January 13, 2011
"Friends, known and unknown": The people we write for; the people we hurt when we write
by Melville House
Over at The Millions Edan Lepucki (If You’re Not Like Me Yet) has written a thoughtful and thought-provoking essay on the relationship writers have between their various readers: spouses, critics, family, friends, and that fantastical creature known as the “ideal reader.” She writes:
[Kurt Vonnegut] said he wrote everything for his deceased sister. She was his intended audience whether or not she was alive to read his work. I think this a beautiful and noble reason to return to one’s desk every morning, don’t you?
Lepucki’s essay touches lightly on several interesting questions. Is writing for individuals rather than for publication a form of cowardice? Why is “having thick skin” bad advice for those who have received a nasty review? How should one respond to the doggedly biographical and personal perspective family members take towards your fiction?
In response to this last question, Lepucki uses Victoria Patterson and Gina Frangello as examples of two writers who have both written about how their books led to bad blood and trouble with mothers, mothers-in-law, and husbands. Despite the acrimony, neither regrets her artistic decisions. As Frangello says in her essay “Risky Writing” at The Nervous Breakdown:
“Everything that matters burns. I believe that. On the page and in life…It takes a hell of a lot more than risk to be a good and relevant writer…But I know from the inside out that risk is the basic, lowest-common-denominator prerequisite. If you aren’t offending anybody, may I suggest you aren’t doing it right?”
This conversation reminded me of Lionel Shriver‘s hard and unflinching essay for The Guardian about the deep and lasting offense caused by her novel A Perfectly Good Family. She closed her article with the following defiant/bitter truth about the divide between artistic and social choices:
[M]y relationship with my parents has never fully recovered from this rift; a distrust has distanced us ever since. It hasn’t helped that I’ve never, exactly, apologised. But then, in any sincerity, I can’t. I like my fifth novel; I think it nails some sound if uncomfortable realities not just about my family, but about most families. So even cognisant of the consequences, I’d write that book again. That may make me a real writer. It doesn’t make me a nice person.
But to turn away, for a moment, from the angry and unhappy readers and back to the “ideal reader,” I’d like to quote from a Melville House author, Lars Iyer, a young British philosophy lecturer whose novel Spurious — a philosophical comedy about the absurd friendship between two bickering would-be intellectuals — comes out later this month. Lars was asked who the ideal reader for his delightfully odd little book might be. He wrote:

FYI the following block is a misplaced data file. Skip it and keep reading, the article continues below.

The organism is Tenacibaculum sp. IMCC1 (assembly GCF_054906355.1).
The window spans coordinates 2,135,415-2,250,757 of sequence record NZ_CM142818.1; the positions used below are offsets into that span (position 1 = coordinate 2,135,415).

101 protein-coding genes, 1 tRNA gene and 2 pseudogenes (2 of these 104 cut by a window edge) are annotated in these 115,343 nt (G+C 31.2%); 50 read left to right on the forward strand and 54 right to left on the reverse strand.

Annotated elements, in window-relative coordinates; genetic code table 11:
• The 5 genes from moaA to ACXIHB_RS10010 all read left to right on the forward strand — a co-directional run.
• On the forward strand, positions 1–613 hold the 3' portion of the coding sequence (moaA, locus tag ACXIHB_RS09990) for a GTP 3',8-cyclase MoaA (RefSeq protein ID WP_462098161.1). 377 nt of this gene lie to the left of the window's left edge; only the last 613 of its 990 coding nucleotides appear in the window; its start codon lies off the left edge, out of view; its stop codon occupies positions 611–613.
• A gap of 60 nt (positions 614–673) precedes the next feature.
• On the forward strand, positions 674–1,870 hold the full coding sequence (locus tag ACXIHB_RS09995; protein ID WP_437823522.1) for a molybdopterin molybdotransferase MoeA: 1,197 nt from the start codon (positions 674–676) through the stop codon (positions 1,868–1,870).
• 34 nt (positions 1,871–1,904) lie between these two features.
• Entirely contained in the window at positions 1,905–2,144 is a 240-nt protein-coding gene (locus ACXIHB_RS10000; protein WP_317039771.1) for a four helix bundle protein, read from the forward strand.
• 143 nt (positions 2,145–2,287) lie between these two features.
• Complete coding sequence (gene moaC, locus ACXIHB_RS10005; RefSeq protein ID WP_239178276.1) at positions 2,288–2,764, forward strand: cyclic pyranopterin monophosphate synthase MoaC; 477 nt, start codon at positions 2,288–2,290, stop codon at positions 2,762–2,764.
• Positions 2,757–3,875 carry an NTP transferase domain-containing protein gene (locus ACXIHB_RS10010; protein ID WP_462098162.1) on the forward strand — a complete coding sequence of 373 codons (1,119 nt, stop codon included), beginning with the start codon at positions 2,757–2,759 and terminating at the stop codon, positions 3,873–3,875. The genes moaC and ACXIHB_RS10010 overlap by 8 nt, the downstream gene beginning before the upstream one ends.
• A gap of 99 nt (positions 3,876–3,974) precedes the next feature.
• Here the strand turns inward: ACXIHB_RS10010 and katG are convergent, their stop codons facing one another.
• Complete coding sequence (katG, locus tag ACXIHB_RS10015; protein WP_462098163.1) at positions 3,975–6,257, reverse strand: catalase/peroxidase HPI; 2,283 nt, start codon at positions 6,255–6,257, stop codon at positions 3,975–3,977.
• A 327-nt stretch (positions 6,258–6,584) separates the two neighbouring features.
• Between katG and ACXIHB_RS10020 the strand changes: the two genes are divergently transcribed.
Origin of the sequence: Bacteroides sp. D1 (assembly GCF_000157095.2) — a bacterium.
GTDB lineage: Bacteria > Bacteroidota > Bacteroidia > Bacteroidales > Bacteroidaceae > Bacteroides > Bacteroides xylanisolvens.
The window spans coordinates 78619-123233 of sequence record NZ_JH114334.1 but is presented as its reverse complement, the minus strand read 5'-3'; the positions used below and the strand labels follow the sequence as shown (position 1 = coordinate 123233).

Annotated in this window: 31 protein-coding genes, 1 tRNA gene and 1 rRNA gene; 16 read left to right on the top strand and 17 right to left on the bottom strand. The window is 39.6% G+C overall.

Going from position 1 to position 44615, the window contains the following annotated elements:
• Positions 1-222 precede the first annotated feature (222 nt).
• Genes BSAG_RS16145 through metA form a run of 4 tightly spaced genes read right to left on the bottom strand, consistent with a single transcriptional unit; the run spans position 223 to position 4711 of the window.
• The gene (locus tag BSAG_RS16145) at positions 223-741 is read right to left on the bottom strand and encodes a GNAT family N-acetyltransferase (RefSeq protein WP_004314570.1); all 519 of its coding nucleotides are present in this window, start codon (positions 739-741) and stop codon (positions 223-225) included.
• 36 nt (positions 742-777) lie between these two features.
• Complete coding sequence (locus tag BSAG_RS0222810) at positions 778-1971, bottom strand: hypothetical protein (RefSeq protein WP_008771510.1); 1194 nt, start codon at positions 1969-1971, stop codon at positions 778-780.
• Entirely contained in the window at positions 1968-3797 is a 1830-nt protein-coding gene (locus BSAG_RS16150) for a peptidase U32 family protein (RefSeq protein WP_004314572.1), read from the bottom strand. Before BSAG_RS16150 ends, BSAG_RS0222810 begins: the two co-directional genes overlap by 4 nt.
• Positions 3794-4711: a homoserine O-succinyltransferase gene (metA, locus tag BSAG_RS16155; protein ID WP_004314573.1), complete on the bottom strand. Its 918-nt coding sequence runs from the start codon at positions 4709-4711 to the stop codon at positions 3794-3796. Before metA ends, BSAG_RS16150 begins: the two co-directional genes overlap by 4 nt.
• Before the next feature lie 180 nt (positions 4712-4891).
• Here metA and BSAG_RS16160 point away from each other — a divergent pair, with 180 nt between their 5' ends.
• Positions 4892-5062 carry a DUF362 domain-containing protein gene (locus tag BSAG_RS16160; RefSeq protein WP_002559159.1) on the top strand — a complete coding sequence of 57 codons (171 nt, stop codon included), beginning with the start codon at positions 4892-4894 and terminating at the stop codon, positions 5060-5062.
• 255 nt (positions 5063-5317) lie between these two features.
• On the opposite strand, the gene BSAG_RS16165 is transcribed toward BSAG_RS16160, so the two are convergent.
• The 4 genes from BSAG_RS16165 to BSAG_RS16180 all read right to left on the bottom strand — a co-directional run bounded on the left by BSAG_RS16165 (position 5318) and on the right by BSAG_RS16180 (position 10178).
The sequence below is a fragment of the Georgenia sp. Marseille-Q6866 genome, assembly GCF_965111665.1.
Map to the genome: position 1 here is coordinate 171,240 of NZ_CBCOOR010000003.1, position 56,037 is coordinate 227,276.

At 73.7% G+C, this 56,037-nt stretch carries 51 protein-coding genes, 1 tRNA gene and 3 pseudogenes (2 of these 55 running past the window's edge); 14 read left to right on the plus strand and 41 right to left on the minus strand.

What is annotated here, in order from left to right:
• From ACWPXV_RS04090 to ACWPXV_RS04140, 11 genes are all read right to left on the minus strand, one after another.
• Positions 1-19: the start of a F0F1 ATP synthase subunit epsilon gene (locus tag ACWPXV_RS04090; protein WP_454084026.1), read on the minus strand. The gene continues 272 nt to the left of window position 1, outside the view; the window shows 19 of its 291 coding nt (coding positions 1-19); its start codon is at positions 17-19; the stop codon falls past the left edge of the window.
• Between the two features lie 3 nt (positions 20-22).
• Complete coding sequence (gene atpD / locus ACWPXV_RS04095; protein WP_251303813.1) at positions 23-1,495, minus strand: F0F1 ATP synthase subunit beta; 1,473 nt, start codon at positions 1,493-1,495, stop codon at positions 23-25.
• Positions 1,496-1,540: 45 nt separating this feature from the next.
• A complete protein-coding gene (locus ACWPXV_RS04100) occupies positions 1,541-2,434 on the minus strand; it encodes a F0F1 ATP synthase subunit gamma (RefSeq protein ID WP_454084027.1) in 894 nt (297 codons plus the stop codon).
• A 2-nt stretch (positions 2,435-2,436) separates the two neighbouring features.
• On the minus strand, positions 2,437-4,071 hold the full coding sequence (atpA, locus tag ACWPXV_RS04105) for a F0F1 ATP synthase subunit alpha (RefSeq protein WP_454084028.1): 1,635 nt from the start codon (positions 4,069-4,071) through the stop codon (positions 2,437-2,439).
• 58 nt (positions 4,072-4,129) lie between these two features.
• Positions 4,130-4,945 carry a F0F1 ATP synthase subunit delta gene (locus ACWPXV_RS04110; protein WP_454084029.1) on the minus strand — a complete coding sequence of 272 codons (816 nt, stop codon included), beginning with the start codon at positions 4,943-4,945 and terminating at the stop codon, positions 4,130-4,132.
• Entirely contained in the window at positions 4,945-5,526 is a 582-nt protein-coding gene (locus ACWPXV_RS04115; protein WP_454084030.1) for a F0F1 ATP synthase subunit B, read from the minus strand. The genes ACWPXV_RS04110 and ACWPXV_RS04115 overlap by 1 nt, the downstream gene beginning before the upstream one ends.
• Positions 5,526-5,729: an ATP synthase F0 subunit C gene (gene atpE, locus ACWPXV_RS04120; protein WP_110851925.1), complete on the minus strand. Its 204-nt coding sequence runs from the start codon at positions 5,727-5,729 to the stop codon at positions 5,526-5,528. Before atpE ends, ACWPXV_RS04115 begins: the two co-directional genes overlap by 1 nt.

To quote from Spurious quoting Mascolo:
“One writes for the mal- or ‘disadjusted’, neither proletarian or bourgeois; that is to say, for one’s friends, and less for the friends one has than for the innumerable unknown people who have the same life as us, who roughly and crudely understand the same things, are able to accept or must refuse the same, and who are in the same state of powerlessness and official silence.”
I find these lines very moving, and think of that set of friends to which Mascolo belonged: Duras, Antelme, Blanchot and others, who gathered at Duras’s flat on the rue Saint-Benoit and there attempted to develop new forms of political intervention. Friendship: that word was very important to them. I think of Blanchot’s dedication of a piece he wrote on Mascolo’s death: ‘To all my friends, known and unknown, close and distant’.
Friendship is a word important to Béla Tarr, too. He considers as friends those members of his audience who are touched by what he calls ‘the beauty of the destitute’. And Godard has also used this word of the dwindling numbers of filmgoers who see his work at the cinema. There is a sense of shared rejection. Of what? Certain ideas of power, of sanity, of adjustment; the imperative to be happy. ‘It’s like we weren’t made for this world/ Though I wouldn’t want to meet someone who was.’ That’s Of Montreal.
Friendship of this kind is always under threat. Perhaps it is a sense of this precariousness that made me commemorate it in Spurious.